ICC won’t release DRC suspect

An appeals panel of the International Criminal Court refused on Tuesday to free a Congolese warlord, but also rejected an appeal to restart his suspended trial.

In yet another setback for prosecutors in the landmark case, the appellate judges agreed with a lower court that the suspect, Thomas Lubanga, was not getting a fair trial because the prosecution was withholding crucial evidence it had obtained from the United Nations on condition it remain confidential.

But in an apparently contradictory decision, the judges accepted the prosecution’s appeal against releasing Lubanga immediately.

Lubanga is accused of using child soldiers in a brutal conflict in the eastern Democratic Republic of Congo from 2002 to 2003. His is the first case to come before the court, which came into existence in 2002 as the world’s first permanent war crimes tribunal.

”The trial chamber is directed to decide anew whether [Lubanga] should remain in detention or whether he should be released with or without conditions,” presiding judge Sang-hyun Song said, reading a summary of the ruling by the five judges.

While the appeals chamber refused to order Lubanga’s release, it also rejected an appeal by prosecutors against the trial chamber’s decision to suspend Lubanga’s trial a week before its scheduled start in June.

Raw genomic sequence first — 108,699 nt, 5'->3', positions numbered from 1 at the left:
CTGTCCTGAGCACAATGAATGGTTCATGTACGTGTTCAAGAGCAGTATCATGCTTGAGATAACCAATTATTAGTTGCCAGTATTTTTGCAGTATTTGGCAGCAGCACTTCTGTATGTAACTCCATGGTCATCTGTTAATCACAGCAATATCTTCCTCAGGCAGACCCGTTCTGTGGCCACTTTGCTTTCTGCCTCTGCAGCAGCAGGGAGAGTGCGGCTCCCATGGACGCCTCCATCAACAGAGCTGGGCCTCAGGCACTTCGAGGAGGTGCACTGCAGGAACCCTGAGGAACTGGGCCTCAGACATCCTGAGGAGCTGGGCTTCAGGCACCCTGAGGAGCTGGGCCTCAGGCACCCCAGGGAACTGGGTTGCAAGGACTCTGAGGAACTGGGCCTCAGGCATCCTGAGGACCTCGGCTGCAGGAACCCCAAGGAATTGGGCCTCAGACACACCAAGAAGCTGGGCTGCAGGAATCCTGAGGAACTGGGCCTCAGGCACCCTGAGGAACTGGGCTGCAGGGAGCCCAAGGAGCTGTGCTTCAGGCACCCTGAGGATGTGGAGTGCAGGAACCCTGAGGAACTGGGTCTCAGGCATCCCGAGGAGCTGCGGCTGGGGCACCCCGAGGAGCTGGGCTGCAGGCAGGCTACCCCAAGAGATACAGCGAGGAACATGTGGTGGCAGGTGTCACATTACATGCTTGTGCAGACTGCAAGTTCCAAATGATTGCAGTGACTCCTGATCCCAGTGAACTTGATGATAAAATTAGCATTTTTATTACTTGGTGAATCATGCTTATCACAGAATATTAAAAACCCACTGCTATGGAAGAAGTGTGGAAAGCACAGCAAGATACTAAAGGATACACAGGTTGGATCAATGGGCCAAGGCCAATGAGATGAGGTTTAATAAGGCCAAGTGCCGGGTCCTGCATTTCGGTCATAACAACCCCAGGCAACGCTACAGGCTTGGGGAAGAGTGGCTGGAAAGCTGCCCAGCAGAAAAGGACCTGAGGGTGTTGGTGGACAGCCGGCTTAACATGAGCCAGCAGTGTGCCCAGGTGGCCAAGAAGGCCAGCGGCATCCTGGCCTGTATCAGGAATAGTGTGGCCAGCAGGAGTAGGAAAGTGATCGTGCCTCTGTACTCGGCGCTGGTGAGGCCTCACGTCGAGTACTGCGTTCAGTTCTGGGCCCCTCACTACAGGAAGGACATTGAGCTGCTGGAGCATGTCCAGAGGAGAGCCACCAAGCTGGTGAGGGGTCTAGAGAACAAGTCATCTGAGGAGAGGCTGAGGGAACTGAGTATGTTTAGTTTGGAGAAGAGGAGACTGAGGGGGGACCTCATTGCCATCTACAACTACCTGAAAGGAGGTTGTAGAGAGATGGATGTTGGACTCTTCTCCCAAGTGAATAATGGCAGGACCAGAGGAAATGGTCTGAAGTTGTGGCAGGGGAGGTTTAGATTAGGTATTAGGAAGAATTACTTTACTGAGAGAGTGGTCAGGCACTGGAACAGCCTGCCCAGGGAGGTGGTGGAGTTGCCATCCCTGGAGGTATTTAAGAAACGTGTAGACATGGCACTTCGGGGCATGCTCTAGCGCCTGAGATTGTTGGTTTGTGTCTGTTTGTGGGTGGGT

If the trial had started, ”there would always have been a lurking doubt as to whether the undisclosed material would have potentially changed anything for the outcome of the trial,” Song said.

Prosecutors have come under scathing criticism from the lower court judges and from Lubanga’s defence attorneys for using secret information without disclosing it.

The dispute centered on a confidentiality agreement between prosecutors and the United Nations and other non-government groups who provided evidence to investigators on condition that not even judges be allowed to see it.

Some of the undisclosed evidence may have helped Lubanga defend himself. Under the rules, prosecutors are obliged to gather evidence that could clear suspects as well as evidence tying them to crimes.

Since the appeal, circumstances changed. Just last week, prosecutors said the UN had changed course and agreed to give judges ”unfettered access” to the documents, a move that could clear the way for Lubanga’s trial to start.

The trial chamber is now expected to also decide on whether the case can go ahead when it rules on Lubanga’s continued detention.

”I think the most important thing is to be aware that proceedings are continuing before the trial chamber,” Geraldine Mattioli of Human Rights Watch said.

Mattioli said halting the trial ”was the appropriate remedy back in June, but there have been a lot of developments since then.” – Sapa-AP

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